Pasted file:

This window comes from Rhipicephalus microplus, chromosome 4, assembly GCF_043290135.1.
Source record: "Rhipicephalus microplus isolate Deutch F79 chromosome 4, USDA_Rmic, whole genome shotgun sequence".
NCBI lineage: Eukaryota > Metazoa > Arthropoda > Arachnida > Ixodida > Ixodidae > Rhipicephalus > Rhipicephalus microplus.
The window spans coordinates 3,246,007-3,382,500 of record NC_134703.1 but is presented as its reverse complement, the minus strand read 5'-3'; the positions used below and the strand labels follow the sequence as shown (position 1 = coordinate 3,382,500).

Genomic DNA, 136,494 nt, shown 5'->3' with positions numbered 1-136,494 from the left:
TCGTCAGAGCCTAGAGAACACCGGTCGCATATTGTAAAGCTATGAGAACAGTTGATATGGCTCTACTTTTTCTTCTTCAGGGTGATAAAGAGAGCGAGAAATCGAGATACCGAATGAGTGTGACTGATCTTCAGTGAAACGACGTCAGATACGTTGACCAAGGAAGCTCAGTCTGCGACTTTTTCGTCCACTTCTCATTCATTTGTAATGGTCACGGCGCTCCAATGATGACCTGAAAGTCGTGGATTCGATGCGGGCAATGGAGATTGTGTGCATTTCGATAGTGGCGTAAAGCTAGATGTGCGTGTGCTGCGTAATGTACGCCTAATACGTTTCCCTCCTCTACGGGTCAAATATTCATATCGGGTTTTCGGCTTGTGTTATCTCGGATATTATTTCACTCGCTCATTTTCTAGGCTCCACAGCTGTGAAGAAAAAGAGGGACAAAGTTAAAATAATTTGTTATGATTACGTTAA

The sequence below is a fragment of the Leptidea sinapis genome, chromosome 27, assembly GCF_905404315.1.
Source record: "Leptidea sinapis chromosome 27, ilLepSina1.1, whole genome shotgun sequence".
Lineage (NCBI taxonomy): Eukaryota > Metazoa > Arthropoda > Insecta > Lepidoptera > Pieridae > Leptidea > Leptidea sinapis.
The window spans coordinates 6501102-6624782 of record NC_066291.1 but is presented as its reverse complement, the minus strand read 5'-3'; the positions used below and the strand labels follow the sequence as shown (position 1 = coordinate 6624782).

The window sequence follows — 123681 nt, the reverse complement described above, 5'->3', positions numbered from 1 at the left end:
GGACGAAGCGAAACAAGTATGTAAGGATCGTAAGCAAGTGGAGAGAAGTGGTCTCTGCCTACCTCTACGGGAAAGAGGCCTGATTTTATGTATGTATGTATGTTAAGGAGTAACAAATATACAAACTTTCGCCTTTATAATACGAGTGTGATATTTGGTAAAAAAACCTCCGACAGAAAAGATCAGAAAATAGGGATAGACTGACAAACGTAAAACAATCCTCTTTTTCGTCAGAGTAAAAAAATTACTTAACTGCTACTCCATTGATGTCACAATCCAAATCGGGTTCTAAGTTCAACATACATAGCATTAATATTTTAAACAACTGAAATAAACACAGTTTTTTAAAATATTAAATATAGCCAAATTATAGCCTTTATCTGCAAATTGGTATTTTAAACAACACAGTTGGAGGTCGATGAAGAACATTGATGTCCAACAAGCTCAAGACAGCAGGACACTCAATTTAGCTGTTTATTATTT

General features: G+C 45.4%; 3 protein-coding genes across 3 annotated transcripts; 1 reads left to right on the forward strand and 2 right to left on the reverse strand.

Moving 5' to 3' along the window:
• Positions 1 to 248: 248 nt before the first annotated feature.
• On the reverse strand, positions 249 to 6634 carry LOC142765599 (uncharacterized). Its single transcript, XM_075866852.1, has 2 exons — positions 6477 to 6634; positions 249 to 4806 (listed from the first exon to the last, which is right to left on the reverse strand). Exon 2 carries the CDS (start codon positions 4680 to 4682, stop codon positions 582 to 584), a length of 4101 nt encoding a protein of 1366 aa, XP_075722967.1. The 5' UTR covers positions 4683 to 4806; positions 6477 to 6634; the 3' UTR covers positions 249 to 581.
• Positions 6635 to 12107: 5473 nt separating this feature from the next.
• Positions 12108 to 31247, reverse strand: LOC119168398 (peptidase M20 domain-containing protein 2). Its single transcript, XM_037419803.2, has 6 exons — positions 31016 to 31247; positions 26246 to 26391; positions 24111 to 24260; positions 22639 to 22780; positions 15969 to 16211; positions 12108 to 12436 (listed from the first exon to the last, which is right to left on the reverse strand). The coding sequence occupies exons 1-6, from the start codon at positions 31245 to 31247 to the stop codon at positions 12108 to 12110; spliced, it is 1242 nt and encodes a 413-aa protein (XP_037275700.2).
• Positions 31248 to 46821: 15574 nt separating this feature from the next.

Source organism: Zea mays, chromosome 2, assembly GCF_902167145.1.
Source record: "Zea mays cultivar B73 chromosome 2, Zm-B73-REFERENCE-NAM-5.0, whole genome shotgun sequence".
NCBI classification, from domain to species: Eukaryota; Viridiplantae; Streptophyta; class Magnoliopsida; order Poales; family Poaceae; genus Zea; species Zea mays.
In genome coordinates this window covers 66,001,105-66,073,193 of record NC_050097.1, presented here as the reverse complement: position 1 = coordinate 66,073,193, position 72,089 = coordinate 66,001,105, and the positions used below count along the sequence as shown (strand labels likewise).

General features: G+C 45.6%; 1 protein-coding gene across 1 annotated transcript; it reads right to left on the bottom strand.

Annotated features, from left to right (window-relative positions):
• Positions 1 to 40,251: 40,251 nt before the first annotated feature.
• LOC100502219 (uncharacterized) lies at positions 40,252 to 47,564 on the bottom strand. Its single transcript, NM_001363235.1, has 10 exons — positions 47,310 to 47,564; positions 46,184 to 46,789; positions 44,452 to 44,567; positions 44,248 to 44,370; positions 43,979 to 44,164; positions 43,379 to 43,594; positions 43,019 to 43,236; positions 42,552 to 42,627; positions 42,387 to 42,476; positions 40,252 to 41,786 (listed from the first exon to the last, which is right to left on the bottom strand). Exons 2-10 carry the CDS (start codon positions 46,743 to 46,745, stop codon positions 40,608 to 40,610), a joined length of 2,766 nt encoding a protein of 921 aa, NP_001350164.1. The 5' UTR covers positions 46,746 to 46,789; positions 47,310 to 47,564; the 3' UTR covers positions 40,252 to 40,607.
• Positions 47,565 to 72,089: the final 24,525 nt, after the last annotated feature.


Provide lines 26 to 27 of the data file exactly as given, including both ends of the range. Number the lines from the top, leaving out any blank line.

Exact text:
• Positions 1 to 40,251: 40,251 nt before the first annotated feature.
• LOC100502219 (uncharacterized) lies at positions 40,252 to 47,564 on the bottom strand. Its single transcript, NM_001363235.1, has 10 exons — positions 47,310 to 47,564; positions 46,184 to 46,789; positions 44,452 to 44,567; positions 44,248 to 44,370; positions 43,979 to 44,164; positions 43,379 to 43,594; positions 43,019 to 43,236; positions 42,552 to 42,627; positions 42,387 to 42,476; positions 40,252 to 41,786 (listed from the first exon to the last, which is right to left on the bottom strand). Exons 2-10 carry the CDS (start codon positions 46,743 to 46,745, stop codon positions 40,608 to 40,610), a joined length of 2,766 nt encoding a protein of 921 aa, NP_001350164.1. The 5' UTR covers positions 46,746 to 46,789; positions 47,310 to 47,564; the 3' UTR covers positions 40,252 to 40,607.